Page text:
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Full Clip: DJ Premier Gives Backstory On Entire Gang Starr Catalog

No More Mr. Nice Guy (1989)

What comes to mind during that time was my amateur production skills [laughs]. I didn’t fully produce this album. Three of the songs The 45 King produced before even I joined the group. Then the ones I did produce, [including the single “Manifest”], I didn’t really have an understanding of how to make a record. So Guru and Slomo Sonnenfeld, who was the engineer at Such-A-Sound studios in Brooklyn, would help me put the SP-12 together. Guru and I would hit some snare sounds and Slomo would say, “Put the high hats like this.” And then I would throw in something and make it turn a certain way. Like Guru used to say, that was our early regiment because I wasn’t fully aware of the recording and production process. But those were some great times. Guru and I would catch the bus to the studio together.

I remember the day I walked into the studio to cut the first record with Gang Starr I tried to fist fight the engineer. I flew from Dallas to New York with my turntable coffin and I’m like, “Yeah, so where can I set up?” And Slomo said, “Oh, you’re not setting that up today.” And I’m like, “Motherfucker, this is how I make my beats!” They had to chill me out like, “Yo, this is not how we make records. You can lay it down on tape.” To this day, I only do my scratches on the last day of recording.

Step In The Arena (1991)

On the first album, I brought in a demo with just me repeating the drums over-and-over on one record and then I would start cutting up the records. I didn’t know the process of using a drum machine and trimming it straight to tape. But Step In The Arena is where I started to do the production all by myself.

The music started sounding the way Guru and I really wanted it to sound. There was more sampling and more musical concepts. Once I learned the process vs. by way of doing demos on a four-track, I knew the concept of how to lay a beat and make songs. With arrangements, I always had that down, but Step In The Arena is really my first all-production…just straight beats. You could hear our confidence growing.

Daily Operation (1992)

By now I was establishing the Gang Starr sound. My confidence level was 100 percent to where I was like, bring on anybody. I’ll take them all on! Before this album, I was getting a few calls from other artists to work with me. KRS-One reached out, but I was like, “Nah, I’m not ready yet.” I thought Kris was too large of an icon for me to even think that I could pull off an album with him. I was too nervous. But when he reached out after Daily Operation I said, “Ok, I’ll do it.” I did so many songs with other artists after that album.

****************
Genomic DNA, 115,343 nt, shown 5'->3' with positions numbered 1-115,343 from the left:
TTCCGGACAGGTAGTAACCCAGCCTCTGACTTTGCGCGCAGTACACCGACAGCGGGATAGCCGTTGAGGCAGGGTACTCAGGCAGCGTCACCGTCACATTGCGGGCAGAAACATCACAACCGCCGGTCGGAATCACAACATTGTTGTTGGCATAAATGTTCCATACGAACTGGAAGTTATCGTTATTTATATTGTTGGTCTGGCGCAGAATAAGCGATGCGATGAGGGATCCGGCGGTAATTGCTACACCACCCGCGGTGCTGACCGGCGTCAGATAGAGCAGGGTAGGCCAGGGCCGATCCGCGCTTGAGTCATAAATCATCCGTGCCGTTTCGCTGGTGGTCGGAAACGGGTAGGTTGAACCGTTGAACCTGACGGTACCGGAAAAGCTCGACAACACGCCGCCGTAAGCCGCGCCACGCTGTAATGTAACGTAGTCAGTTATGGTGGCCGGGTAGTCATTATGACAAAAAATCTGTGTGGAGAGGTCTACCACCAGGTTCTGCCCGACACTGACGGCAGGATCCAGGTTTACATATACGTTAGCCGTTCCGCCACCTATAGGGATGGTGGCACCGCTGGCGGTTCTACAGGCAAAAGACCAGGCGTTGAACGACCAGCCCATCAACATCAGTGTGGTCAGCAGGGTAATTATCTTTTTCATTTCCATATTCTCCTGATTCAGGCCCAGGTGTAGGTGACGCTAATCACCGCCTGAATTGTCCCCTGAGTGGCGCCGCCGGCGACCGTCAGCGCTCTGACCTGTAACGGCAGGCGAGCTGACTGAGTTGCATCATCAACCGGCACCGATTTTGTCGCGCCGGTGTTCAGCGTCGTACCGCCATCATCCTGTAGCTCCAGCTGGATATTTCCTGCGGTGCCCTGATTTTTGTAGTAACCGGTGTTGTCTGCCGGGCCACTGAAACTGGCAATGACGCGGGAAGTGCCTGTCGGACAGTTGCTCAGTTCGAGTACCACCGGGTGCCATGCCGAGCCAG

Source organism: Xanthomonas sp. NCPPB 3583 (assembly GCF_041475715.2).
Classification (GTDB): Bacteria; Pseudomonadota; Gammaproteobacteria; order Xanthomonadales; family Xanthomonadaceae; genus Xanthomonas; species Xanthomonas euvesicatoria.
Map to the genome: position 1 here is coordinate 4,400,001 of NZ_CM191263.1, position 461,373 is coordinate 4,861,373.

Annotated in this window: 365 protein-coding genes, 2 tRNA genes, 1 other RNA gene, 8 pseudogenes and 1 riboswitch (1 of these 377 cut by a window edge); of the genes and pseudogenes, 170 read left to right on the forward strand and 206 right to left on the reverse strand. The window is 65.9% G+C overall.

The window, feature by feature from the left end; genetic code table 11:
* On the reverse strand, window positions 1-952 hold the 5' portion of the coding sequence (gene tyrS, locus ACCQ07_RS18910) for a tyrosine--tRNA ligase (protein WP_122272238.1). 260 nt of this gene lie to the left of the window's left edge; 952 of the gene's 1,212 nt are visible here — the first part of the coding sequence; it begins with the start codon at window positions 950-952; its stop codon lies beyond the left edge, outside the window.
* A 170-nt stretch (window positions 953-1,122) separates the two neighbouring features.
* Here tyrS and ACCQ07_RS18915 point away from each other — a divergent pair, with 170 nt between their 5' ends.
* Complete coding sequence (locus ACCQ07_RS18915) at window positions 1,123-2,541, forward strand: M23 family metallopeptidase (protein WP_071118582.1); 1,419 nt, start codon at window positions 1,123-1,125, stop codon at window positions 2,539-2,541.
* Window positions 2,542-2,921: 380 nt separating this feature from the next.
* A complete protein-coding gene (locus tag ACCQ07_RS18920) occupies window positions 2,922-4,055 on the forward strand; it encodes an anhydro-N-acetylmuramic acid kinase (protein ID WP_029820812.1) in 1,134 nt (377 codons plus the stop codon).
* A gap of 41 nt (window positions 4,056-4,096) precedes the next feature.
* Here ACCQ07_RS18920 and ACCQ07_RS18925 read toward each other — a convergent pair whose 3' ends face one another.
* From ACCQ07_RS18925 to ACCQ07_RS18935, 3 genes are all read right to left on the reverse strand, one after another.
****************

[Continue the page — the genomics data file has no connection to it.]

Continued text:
We blew up big after Daily Operation. But we wanted to please the audience that already loved us as we were. That was always a conscious effort on both of our parts. And that’s the reason why Guru started doing the Jazzmatazz albums to protect Gang Starr from being pigeonholed as jazz rap. Guru used to hate being called that so much [laughs].

Hard To Earn (1994)

By this time, people were saying that I only used jazz samples. And that was cool early on because I used a lot of the jazz records to be different. Everyone else was sampling James Brown and Parliament, including myself at times, so much so that we started running out of the ill funky beats. But people started to over-emphasize the jazz samples and not listen to how dope Gang Starr’s sound was and how we converted it to hard beats. So I said, “You know what? On Hard To Earn I’m going to completely strip it down and use space sounds, helicopters or whatever, just to show it doesn’t matter what I use. And it’s going to be hard.” That’s what I did purposely to prove a point on songs like “Tonz O’ Gonz” and “Mass Appeal.”

Moment Of Truth (1998)

As I said before, this was the most emotional album for both of us. I had actually left the group before Moment Of Truth came out. We were not getting along over stupid shit. I just pretty much said, “Yo, I’m out of here,” so we put the album on hold. But it never got out to the press that I had bounced. At that time Guru was going through his gun trial and he was facing a five-year bid, so we thought he was going away for a long time. That’s when I called Guru and said, “I want to do this.” After we made up, people were telling me that we weren’t going to be able to tour. They just wanted to get the album out there while he did his bid. I remember when they read all the [not-guilty] verdicts and everything…it was just crazy.

I also remember the day we recorded the [title track] for Moment of Truth. Just looking at the emotions in Guru’s eyes doing the vocals to “Moment of Truth”…he was really nervous that he would be found guilty. “JFK 2 LAX” was a true story. And with “The Next Time,” I made that record the day my accountant passed away. She was someone who was a major part of my life. When she died, that fucked me up. The sample almost makes you want to cry because that was the mood I was in. It’s still an emotional song for me to this day. And it’s one of my favorite recordings, period. Moment of Truth ended up becoming our biggest album. Guru would say, “All I want is a gold album.” We finally got it with this one.